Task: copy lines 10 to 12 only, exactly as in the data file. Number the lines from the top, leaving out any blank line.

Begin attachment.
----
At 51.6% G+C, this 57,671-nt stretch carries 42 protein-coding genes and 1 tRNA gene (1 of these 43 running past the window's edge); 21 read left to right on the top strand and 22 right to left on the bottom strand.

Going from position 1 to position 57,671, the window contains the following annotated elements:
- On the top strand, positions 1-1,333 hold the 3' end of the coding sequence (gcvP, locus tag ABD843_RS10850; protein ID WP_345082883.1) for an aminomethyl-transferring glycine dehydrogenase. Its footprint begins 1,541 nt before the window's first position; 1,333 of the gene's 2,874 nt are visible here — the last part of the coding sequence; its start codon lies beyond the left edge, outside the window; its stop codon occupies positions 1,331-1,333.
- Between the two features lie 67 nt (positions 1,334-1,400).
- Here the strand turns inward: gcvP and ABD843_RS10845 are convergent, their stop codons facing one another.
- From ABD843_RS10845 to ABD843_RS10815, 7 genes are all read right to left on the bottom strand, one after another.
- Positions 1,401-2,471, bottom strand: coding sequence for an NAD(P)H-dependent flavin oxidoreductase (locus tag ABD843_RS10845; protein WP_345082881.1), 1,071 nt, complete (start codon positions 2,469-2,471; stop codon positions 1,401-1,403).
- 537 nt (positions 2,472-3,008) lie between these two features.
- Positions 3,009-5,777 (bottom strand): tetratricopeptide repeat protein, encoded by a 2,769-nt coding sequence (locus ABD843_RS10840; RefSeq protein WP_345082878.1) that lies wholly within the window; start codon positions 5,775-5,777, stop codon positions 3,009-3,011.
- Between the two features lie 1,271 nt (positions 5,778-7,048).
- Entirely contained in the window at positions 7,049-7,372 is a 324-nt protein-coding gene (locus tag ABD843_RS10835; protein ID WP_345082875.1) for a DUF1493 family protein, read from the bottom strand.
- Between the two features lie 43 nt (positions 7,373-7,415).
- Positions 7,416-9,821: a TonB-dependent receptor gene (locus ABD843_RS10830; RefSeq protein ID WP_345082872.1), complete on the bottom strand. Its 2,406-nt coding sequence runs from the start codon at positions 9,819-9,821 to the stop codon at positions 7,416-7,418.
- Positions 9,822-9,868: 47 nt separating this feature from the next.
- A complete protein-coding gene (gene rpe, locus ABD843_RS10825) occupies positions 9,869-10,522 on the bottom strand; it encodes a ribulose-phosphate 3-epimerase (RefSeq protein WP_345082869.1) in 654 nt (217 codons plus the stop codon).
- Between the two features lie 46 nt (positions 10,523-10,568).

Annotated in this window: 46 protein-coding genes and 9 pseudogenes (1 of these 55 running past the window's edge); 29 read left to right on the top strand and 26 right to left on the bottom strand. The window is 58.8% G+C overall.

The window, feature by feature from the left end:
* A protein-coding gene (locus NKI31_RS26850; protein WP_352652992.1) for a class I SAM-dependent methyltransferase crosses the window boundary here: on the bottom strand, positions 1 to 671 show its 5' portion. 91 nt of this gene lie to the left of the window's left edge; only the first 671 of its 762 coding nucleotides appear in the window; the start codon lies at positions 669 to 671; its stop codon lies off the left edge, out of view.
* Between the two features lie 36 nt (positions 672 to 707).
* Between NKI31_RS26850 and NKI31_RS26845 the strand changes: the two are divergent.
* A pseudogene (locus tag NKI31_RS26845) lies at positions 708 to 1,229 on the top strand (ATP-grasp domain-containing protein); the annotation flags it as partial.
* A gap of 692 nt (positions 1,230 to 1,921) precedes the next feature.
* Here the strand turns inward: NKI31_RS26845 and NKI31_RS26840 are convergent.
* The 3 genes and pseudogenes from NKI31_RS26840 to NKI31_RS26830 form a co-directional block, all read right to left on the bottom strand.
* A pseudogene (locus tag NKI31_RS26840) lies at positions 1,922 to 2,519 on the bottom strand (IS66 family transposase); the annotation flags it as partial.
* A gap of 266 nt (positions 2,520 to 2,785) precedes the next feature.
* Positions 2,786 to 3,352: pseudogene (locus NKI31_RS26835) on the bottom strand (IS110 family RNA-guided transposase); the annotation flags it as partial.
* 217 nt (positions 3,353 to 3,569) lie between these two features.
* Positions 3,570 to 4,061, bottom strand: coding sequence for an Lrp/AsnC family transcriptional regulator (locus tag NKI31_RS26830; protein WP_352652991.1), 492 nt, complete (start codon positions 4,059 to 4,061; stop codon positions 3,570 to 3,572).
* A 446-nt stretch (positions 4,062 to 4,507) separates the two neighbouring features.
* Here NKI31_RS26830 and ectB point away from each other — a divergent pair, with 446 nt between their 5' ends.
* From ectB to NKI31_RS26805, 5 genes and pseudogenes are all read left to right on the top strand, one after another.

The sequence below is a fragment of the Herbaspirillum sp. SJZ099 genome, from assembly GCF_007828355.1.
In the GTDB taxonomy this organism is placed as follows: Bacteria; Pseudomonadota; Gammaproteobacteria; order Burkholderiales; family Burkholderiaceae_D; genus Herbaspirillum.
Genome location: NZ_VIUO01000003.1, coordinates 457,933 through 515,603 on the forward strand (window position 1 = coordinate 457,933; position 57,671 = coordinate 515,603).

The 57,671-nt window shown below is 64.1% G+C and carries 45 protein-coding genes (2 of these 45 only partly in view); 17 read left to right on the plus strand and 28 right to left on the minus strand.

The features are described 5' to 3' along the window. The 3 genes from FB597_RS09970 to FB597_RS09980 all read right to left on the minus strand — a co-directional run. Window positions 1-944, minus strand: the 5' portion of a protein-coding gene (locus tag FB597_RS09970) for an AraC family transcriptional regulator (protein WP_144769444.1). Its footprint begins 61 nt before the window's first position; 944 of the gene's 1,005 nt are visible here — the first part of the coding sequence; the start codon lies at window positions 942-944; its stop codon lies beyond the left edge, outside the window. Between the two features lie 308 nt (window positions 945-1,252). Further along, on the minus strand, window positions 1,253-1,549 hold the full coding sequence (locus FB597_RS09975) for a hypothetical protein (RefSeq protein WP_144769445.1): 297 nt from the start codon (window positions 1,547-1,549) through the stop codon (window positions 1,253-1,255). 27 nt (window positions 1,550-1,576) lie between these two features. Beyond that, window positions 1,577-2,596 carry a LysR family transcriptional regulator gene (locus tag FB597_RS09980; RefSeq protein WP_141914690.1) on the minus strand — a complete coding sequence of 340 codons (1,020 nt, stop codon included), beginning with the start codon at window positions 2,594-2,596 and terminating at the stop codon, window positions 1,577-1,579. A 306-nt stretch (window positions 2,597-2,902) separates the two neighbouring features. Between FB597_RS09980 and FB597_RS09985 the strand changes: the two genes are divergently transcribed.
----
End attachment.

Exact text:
- Between the two features lie 1,271 nt (positions 5,778-7,048).
- Entirely contained in the window at positions 7,049-7,372 is a 324-nt protein-coding gene (locus tag ABD843_RS10835; protein ID WP_345082875.1) for a DUF1493 family protein, read from the bottom strand.
- Between the two features lie 43 nt (positions 7,373-7,415).